Thoughtful write-up Sir. My guess is you presumed a few things. For instance, following may be your wishful thinking, the reality may be debatable:
".... After 9/11, they dismissed yet again our pleas that they should surrender Bin Laden and spare their country and ours .... "
pak should first worry about its own existance...its on a freefall and after US leaves and stops feeding the pakis..pak wil be totally disintegrated...its never grown or developed economicaly since it was formed...it only existed to spread terror to its neighbors..now after US leaves..it will be so unbalanced and will disintegrate...so instead of worrying about afghanistan, pak should first ensure its existance on world map....
pakistan will be worst off with US/NATO out of afganistan.
till USA is there it need some pakistani help but once out of that place US will not be obliged to care for pakistani drama. we can expect strong US santions against pakistan for all its omission and commission during its stay there and we may see US getting even with pakistan.
i fear pakistan being declared a terriorist state after 2014.time very very limited for pakistan to change course and pakistan army should dread the arrival of 2014. instead of pakistani's glee at US defeat in afganistan they should be very veryconcerned about this outcome as this only will make US their sworn enemy and pakistan their next target. enemity with US will cause trreat to pakistan existence .
What is iran problem is it shia country or muslim country? and why they allways just talk for shia rights not for muslim rights we pakistan had so many shias peoples on the good posts we never said that and we believed they gonna help us in the electric crisis i dont think so and i think west and saudia are right on iran.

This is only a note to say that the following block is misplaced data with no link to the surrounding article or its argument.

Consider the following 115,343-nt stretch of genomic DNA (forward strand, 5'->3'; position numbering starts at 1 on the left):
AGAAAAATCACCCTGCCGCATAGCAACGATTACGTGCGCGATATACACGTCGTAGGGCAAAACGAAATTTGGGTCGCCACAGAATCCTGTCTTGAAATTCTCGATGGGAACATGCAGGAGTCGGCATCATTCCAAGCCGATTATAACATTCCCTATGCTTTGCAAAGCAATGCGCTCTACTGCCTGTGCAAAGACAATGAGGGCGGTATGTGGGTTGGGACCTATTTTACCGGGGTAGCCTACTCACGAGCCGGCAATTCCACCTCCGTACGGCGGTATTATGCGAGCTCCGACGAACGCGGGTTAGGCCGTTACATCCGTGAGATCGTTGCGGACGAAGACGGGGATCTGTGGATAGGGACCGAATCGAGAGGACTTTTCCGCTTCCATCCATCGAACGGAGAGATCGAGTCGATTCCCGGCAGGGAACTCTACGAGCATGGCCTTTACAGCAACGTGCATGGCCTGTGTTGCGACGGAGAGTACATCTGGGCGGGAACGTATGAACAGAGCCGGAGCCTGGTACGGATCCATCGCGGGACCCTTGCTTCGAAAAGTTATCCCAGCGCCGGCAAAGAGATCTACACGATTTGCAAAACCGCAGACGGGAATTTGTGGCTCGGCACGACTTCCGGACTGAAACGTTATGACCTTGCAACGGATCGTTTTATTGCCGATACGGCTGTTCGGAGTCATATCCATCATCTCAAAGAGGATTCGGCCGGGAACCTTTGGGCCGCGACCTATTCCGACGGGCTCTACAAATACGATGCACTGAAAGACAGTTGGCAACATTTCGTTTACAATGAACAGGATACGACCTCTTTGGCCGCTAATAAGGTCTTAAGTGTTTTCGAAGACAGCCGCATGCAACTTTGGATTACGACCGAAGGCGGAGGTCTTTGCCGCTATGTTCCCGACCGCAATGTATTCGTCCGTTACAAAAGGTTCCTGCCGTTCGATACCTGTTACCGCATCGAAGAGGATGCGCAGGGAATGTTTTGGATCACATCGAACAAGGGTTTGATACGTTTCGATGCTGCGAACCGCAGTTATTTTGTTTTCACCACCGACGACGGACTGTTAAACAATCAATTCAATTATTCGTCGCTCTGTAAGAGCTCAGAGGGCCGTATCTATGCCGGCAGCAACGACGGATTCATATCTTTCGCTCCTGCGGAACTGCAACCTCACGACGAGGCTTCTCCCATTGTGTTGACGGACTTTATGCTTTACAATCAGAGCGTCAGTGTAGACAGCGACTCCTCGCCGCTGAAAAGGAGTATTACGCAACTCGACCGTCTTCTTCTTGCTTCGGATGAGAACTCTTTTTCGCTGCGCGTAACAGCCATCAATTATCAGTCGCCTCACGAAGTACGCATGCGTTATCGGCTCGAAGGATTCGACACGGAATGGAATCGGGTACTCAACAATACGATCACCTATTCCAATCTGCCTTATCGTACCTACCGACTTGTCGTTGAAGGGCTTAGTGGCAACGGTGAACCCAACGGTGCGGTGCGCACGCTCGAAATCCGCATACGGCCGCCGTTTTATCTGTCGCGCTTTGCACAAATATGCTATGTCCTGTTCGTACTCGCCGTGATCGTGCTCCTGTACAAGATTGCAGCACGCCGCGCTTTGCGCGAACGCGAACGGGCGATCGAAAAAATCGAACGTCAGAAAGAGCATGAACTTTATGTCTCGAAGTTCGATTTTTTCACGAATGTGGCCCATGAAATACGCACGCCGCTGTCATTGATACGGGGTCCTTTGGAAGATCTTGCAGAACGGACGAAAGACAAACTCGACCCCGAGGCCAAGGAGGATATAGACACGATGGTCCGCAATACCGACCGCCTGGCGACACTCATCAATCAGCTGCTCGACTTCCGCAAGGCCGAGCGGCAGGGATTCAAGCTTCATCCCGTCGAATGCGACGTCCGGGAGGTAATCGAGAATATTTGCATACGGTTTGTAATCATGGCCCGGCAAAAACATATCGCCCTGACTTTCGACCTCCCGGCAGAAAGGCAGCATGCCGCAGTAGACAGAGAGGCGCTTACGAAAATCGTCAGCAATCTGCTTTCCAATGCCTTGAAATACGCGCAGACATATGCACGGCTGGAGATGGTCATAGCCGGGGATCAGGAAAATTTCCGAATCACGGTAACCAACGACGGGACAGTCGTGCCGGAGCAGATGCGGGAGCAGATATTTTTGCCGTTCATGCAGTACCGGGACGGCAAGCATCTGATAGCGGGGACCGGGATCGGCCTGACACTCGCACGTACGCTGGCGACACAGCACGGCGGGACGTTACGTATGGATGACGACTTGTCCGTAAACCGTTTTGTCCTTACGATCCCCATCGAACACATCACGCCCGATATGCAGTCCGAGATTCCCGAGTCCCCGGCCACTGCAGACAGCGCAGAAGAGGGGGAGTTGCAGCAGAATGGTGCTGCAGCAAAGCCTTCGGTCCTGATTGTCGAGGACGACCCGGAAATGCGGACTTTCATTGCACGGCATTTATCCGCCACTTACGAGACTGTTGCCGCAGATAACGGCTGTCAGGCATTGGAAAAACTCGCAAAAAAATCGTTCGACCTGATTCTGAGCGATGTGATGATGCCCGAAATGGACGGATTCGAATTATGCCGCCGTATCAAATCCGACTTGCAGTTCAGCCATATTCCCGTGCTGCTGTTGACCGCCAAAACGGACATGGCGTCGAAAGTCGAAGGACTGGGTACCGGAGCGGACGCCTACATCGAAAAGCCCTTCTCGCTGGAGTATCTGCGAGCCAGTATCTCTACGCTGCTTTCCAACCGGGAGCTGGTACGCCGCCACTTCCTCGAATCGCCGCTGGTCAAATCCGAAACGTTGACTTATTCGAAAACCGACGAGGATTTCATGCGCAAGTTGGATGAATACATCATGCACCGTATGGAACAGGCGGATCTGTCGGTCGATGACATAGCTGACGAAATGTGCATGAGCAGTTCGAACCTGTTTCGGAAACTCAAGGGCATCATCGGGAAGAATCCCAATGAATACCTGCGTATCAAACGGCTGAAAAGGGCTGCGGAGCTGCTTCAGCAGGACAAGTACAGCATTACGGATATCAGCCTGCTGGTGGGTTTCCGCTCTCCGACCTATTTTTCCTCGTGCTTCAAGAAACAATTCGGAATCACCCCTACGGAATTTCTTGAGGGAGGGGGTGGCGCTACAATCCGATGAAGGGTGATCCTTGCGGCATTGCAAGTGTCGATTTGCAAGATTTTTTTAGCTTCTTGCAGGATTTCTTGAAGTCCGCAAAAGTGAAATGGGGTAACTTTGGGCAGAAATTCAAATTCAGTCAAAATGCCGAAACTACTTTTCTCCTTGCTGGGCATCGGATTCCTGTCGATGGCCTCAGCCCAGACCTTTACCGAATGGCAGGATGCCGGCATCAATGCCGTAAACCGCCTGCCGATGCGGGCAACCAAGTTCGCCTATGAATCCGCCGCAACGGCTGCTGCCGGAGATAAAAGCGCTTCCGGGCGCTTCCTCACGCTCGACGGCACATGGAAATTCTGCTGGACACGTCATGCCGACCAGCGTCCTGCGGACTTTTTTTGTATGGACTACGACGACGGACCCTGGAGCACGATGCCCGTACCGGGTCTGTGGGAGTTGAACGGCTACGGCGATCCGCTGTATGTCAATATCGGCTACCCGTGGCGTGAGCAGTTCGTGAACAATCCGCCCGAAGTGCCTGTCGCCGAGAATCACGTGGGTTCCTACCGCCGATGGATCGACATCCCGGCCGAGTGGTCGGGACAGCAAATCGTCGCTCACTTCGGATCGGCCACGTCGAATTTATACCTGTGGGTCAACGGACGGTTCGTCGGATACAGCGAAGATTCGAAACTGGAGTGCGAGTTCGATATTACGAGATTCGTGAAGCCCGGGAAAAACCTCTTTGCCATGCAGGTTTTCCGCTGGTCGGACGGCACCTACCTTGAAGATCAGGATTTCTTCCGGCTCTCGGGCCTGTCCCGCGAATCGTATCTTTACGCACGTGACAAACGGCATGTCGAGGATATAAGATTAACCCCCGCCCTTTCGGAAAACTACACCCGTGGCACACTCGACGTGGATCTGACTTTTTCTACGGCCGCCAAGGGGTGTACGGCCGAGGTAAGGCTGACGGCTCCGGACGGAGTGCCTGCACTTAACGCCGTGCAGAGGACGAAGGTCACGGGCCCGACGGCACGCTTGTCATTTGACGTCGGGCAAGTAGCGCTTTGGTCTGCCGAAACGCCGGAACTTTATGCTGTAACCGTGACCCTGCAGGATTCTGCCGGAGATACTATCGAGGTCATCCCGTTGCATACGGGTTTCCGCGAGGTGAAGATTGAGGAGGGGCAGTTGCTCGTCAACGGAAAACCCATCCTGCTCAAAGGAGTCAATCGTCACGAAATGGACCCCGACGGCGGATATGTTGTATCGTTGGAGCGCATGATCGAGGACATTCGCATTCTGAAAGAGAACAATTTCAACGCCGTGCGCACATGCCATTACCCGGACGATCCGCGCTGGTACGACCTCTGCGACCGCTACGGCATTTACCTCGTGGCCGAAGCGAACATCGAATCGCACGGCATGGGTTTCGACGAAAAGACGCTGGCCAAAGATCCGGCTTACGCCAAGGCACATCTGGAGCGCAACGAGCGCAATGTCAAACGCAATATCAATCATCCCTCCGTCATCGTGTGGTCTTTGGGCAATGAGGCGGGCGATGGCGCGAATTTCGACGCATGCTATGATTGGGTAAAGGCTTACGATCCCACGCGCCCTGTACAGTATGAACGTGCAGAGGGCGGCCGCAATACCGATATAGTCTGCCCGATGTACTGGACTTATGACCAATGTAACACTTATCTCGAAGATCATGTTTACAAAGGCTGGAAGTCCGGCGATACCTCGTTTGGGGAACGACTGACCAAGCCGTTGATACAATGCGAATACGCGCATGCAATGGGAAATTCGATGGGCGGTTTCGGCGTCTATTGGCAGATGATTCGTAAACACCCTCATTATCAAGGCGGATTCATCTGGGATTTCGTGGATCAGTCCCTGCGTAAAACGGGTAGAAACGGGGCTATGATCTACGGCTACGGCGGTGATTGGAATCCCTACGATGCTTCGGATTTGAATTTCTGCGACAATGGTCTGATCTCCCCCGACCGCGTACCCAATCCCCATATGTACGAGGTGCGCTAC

i wonder for how long will these so called intellectuals carry on fooling their readers by quoting wrong historical facts........
"they dismissed yet again our pleas that they should surrender Bin Laden and spare their country and ours the devastation that was otherwise bound to come from a vengeful US."
But ex ISI chief General Mahmood was telling the Taliban not to give in to the American demands of handing over Osama. He even told the Taliban that Pakistan will be there to assist them incase of any invasion, so much hypocracy. Pakistani establishment on the one hand helped the Taliban who were under their leash, sold those to the Americans who they thought were troublemakers.
Pakistan was an honest and sincere broker but our intentions were always read wrong by all involved. It happens that the messenger gets killed when the stakes are too high for all the involved. Yes! some of our big-mouth uniform people started expressing their personal ambitions in a lousy and noisy way. That is where we got distracted.
Brilliantly written. It is a shame that Pakistan's proxies in Afghanistan were so astonishingly shortsighted. Pakistan's foreign policy, and its own domestic policy of using religion as a political tool must start changing, it is leading us to ruin. Granted that America's policies in Afghanistan and Pakistan are akin to a bull in a china shop, but we share this responsibility of moulding religion and ethnicity for 'strategic depth'. It would be naive to assume that Pakistan will not try and influence Afghanistan after the NATO withdrawal, however, we can't let it slip back oblivion. Its not good for us, nor is it good for the Afghan people.
I hope that good sense prevails in the future, because God knows, we're being taken for an almighty rollercoaster ride.